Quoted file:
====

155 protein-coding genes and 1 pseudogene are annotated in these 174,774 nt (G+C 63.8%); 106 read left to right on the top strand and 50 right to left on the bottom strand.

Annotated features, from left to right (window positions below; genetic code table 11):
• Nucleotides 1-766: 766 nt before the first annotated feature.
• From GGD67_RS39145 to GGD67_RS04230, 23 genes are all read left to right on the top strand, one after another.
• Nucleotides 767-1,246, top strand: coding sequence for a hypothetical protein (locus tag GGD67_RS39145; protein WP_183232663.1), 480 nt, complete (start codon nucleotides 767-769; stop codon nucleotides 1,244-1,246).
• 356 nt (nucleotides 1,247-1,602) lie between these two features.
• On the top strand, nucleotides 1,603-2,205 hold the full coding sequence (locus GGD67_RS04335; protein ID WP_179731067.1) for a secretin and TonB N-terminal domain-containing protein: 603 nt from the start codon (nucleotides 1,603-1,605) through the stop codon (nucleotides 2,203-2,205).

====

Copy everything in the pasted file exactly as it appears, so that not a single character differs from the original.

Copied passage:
155 protein-coding genes and 1 pseudogene are annotated in these 174,774 nt (G+C 63.8%); 106 read left to right on the top strand and 50 right to left on the bottom strand.

Annotated features, from left to right (window positions below; genetic code table 11):
• Nucleotides 1-766: 766 nt before the first annotated feature.
• From GGD67_RS39145 to GGD67_RS04230, 23 genes are all read left to right on the top strand, one after another.
• Nucleotides 767-1,246, top strand: coding sequence for a hypothetical protein (locus tag GGD67_RS39145; protein WP_183232663.1), 480 nt, complete (start codon nucleotides 767-769; stop codon nucleotides 1,244-1,246).
• 356 nt (nucleotides 1,247-1,602) lie between these two features.
• On the top strand, nucleotides 1,603-2,205 hold the full coding sequence (locus GGD67_RS04335; protein ID WP_179731067.1) for a secretin and TonB N-terminal domain-containing protein: 603 nt from the start codon (nucleotides 1,603-1,605) through the stop codon (nucleotides 2,203-2,205).